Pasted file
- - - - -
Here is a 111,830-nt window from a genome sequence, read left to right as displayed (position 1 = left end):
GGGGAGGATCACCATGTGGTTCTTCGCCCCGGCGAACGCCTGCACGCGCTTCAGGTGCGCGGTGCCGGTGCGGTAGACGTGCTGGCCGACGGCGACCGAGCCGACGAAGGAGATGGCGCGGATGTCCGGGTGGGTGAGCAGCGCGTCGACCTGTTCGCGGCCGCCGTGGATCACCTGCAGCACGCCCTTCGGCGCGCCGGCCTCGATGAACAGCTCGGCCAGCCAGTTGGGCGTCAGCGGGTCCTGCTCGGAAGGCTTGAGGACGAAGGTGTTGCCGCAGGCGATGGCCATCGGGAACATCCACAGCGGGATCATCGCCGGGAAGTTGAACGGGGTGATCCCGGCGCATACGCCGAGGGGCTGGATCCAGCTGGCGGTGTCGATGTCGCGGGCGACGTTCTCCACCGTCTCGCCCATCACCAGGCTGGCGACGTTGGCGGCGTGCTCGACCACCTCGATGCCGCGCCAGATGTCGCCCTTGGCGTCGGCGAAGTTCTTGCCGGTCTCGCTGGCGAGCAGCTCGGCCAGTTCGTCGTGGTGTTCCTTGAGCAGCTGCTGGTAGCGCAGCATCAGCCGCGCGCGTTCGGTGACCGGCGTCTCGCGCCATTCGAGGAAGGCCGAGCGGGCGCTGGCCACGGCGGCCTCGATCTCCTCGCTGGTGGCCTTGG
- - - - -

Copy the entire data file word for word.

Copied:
Here is a 111,830-nt window from a genome sequence, read left to right as displayed (position 1 = left end):
GGGGAGGATCACCATGTGGTTCTTCGCCCCGGCGAACGCCTGCACGCGCTTCAGGTGCGCGGTGCCGGTGCGGTAGACGTGCTGGCCGACGGCGACCGAGCCGACGAAGGAGATGGCGCGGATGTCCGGGTGGGTGAGCAGCGCGTCGACCTGTTCGCGGCCGCCGTGGATCACCTGCAGCACGCCCTTCGGCGCGCCGGCCTCGATGAACAGCTCGGCCAGCCAGTTGGGCGTCAGCGGGTCCTGCTCGGAAGGCTTGAGGACGAAGGTGTTGCCGCAGGCGATGGCCATCGGGAACATCCACAGCGGGATCATCGCCGGGAAGTTGAACGGGGTGATCCCGGCGCATACGCCGAGGGGCTGGATCCAGCTGGCGGTGTCGATGTCGCGGGCGACGTTCTCCACCGTCTCGCCCATCACCAGGCTGGCGACGTTGGCGGCGTGCTCGACCACCTCGATGCCGCGCCAGATGTCGCCCTTGGCGTCGGCGAAGTTCTTGCCGGTCTCGCTGGCGAGCAGCTCGGCCAGTTCGTCGTGGTGTTCCTTGAGCAGCTGCTGGTAGCGCAGCATCAGCCGCGCGCGTTCGGTGACCGGCGTCTCGCGCCATTCGAGGAAGGCCGAGCGGGCGCTGGCCACGGCGGCCTCGATCTCCTCGCTGGTGGCCTTGG